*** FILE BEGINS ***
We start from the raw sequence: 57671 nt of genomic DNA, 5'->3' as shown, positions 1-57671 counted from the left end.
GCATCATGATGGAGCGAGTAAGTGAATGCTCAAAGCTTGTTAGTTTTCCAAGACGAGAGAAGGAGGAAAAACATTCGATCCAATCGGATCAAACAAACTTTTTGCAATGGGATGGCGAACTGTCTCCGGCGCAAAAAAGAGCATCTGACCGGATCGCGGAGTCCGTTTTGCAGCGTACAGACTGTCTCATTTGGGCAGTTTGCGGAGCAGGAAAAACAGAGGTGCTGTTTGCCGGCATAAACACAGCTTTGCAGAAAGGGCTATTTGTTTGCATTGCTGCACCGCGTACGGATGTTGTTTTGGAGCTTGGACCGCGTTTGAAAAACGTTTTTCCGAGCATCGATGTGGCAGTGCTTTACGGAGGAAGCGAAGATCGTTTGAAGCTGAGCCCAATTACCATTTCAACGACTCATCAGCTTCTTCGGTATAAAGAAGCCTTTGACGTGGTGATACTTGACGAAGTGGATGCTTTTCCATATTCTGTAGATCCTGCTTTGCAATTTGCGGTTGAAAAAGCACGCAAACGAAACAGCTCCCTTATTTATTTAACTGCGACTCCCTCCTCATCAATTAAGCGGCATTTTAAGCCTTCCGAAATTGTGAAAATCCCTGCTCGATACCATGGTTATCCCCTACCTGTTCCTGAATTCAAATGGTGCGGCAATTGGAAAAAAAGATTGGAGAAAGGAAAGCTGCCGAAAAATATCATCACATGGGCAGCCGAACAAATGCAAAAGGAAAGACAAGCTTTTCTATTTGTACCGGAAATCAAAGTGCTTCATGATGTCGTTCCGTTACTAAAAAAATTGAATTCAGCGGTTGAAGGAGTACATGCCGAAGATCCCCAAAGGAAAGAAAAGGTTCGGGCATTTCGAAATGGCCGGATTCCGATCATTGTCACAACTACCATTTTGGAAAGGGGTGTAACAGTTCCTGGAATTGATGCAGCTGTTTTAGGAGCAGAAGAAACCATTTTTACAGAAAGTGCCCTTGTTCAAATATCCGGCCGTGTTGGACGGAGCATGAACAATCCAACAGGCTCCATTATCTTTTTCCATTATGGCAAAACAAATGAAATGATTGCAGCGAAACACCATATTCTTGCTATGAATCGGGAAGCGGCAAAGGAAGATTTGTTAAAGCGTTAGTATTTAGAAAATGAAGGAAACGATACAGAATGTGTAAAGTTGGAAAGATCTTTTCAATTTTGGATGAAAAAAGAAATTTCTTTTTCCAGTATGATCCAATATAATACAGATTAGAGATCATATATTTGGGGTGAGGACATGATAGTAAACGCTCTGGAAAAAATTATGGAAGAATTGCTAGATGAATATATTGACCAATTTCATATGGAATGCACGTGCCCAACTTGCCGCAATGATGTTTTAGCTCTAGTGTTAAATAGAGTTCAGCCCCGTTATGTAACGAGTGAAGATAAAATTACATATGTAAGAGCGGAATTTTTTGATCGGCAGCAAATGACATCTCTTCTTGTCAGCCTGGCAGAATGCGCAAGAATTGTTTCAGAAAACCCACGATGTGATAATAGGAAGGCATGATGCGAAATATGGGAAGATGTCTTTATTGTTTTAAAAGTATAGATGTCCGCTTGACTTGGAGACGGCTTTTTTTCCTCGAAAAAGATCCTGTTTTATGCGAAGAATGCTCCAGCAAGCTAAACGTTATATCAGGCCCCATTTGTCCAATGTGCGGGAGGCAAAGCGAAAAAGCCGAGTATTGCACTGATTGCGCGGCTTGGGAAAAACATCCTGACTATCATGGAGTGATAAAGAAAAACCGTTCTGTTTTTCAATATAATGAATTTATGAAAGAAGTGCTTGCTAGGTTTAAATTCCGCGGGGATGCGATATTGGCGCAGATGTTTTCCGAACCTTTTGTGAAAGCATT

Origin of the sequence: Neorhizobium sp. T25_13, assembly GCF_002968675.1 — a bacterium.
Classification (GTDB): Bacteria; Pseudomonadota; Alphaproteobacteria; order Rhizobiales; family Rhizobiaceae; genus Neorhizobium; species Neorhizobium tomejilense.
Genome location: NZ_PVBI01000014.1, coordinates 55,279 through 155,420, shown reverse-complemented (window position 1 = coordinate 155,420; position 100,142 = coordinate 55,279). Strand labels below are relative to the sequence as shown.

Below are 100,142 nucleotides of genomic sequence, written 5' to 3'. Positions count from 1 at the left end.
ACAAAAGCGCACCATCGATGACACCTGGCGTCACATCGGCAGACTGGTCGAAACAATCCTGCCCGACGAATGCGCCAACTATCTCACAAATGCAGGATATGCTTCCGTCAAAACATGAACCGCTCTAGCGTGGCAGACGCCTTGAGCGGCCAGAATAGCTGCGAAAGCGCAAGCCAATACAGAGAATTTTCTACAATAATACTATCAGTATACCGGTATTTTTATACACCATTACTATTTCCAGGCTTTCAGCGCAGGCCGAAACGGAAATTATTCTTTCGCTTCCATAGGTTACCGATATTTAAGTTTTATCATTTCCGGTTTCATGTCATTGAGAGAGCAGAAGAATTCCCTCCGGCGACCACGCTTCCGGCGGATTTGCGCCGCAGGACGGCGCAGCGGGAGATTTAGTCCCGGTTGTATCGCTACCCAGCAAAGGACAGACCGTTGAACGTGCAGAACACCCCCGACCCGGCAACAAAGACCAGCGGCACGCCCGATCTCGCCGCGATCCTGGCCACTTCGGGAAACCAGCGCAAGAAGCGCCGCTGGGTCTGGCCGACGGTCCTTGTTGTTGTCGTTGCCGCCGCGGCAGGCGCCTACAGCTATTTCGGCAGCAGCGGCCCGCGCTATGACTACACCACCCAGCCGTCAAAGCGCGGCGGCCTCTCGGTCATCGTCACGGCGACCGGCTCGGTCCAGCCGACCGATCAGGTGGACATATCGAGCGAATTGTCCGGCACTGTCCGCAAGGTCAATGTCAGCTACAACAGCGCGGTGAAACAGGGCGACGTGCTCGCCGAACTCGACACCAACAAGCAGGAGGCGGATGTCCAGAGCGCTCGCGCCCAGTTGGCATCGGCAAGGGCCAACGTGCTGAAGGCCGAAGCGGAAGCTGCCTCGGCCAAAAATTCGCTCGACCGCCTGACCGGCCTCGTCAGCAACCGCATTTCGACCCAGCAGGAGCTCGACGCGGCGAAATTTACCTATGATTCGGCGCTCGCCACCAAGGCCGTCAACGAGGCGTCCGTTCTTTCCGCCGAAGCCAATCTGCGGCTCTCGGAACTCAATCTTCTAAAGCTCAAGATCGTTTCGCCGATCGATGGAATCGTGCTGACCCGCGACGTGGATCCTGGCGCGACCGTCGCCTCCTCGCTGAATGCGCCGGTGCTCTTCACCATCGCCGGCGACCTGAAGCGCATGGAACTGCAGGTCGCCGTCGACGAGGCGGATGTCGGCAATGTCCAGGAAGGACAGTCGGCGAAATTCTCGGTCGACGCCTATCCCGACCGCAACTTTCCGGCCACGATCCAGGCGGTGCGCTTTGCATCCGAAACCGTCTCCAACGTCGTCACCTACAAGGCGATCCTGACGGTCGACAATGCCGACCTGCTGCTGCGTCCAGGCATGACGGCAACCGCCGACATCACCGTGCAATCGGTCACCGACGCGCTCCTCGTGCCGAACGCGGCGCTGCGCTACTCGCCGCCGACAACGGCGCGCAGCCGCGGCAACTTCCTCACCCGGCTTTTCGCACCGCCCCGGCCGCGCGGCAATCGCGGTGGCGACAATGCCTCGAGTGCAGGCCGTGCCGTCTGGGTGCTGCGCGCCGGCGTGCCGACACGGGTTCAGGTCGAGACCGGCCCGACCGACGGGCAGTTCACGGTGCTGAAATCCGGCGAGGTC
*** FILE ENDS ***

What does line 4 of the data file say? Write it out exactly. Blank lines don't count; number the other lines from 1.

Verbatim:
Classification (GTDB): Bacteria; Pseudomonadota; Alphaproteobacteria; order Rhizobiales; family Rhizobiaceae; genus Neorhizobium; species Neorhizobium tomejilense.